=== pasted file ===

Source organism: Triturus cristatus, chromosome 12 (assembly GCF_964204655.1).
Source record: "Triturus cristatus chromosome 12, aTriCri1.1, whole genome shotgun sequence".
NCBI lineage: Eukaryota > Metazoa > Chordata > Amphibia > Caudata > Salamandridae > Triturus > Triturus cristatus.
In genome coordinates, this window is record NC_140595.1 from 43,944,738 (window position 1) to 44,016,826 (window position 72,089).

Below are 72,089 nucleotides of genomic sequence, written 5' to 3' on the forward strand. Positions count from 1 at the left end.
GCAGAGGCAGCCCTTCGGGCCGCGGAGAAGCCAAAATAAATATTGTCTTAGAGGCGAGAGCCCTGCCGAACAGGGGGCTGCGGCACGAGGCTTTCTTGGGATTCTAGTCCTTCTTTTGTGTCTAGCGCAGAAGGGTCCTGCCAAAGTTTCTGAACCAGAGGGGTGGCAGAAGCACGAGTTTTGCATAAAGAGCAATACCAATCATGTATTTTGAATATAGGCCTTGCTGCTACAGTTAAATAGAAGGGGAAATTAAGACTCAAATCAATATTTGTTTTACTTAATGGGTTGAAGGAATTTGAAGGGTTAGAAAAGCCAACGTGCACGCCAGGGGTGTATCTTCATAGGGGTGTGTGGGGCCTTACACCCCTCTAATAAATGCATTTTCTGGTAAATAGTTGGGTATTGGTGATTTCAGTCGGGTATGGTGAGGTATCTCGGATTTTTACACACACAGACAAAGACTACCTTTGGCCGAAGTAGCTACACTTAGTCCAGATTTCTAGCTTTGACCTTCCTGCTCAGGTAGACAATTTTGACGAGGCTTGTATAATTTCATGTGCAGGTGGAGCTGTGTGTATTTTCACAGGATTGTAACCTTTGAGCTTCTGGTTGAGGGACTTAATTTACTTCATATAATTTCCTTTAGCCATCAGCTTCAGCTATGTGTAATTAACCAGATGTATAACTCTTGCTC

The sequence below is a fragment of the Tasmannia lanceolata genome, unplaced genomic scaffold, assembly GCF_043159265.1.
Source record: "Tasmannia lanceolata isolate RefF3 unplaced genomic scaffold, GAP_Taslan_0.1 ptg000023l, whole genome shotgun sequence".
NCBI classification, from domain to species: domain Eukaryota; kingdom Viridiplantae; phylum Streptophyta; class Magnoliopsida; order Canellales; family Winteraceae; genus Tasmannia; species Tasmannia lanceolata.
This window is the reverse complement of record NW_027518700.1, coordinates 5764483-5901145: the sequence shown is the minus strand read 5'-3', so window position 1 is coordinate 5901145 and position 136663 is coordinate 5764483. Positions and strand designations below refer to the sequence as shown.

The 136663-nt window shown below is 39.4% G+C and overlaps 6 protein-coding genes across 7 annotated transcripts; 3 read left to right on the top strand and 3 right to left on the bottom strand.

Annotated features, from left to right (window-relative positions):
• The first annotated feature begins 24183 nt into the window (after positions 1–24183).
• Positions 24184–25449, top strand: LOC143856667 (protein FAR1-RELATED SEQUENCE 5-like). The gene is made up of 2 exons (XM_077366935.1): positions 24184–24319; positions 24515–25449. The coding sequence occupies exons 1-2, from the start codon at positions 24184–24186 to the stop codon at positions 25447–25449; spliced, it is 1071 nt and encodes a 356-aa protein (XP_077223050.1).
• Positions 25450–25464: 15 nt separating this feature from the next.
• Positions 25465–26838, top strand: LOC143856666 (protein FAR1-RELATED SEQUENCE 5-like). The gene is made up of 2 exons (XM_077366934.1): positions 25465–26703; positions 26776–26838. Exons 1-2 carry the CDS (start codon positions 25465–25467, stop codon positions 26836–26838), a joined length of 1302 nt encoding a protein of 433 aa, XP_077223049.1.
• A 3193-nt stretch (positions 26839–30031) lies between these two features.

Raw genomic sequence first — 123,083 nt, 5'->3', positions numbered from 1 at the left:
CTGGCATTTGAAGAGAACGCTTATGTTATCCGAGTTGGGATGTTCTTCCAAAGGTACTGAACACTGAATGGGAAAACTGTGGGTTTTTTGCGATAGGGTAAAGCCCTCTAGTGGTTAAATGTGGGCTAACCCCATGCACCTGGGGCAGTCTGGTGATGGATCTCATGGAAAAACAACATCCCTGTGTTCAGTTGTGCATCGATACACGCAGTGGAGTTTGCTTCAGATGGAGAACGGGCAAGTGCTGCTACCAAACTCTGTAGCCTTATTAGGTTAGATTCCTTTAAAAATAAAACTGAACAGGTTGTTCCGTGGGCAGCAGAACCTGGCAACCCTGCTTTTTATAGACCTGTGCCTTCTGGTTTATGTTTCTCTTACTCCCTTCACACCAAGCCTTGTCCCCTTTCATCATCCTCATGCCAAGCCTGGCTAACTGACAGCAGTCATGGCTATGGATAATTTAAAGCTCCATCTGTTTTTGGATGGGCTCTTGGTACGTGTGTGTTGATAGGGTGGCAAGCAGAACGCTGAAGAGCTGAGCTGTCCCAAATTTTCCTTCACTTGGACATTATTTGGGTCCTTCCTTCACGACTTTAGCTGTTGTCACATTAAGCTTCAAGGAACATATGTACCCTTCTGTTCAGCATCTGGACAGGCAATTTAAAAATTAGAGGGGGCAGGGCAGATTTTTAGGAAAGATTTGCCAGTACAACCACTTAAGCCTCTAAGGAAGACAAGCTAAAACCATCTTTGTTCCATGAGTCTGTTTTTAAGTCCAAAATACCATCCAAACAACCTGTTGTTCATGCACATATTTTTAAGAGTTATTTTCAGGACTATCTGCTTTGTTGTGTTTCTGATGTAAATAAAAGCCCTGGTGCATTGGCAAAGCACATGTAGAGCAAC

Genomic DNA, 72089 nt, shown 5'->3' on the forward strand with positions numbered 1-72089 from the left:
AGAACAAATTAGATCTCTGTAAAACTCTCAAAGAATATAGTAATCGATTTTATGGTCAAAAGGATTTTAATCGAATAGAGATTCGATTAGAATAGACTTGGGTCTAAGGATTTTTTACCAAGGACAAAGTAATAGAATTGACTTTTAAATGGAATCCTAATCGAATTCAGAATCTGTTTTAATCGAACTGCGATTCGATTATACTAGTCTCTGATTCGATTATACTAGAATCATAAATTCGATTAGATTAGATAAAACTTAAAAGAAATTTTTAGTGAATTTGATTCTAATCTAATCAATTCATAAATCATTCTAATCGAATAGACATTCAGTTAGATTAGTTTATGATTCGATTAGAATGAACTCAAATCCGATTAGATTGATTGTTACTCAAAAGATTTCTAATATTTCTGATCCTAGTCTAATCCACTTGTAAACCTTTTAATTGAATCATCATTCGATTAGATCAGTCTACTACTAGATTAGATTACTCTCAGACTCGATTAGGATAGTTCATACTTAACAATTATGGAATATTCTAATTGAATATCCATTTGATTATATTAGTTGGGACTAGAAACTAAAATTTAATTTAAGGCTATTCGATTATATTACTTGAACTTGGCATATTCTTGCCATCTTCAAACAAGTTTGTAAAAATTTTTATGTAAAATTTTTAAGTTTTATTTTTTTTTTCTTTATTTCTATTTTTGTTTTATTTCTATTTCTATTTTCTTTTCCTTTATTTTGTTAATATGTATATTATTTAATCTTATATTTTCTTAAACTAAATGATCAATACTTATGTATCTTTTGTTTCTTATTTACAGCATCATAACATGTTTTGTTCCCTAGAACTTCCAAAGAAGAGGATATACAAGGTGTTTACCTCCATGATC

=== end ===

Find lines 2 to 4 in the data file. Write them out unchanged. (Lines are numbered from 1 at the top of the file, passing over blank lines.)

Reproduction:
Source record: "Triturus cristatus chromosome 12, aTriCri1.1, whole genome shotgun sequence".
NCBI lineage: Eukaryota > Metazoa > Chordata > Amphibia > Caudata > Salamandridae > Triturus > Triturus cristatus.
In genome coordinates, this window is record NC_140595.1 from 43,944,738 (window position 1) to 44,016,826 (window position 72,089).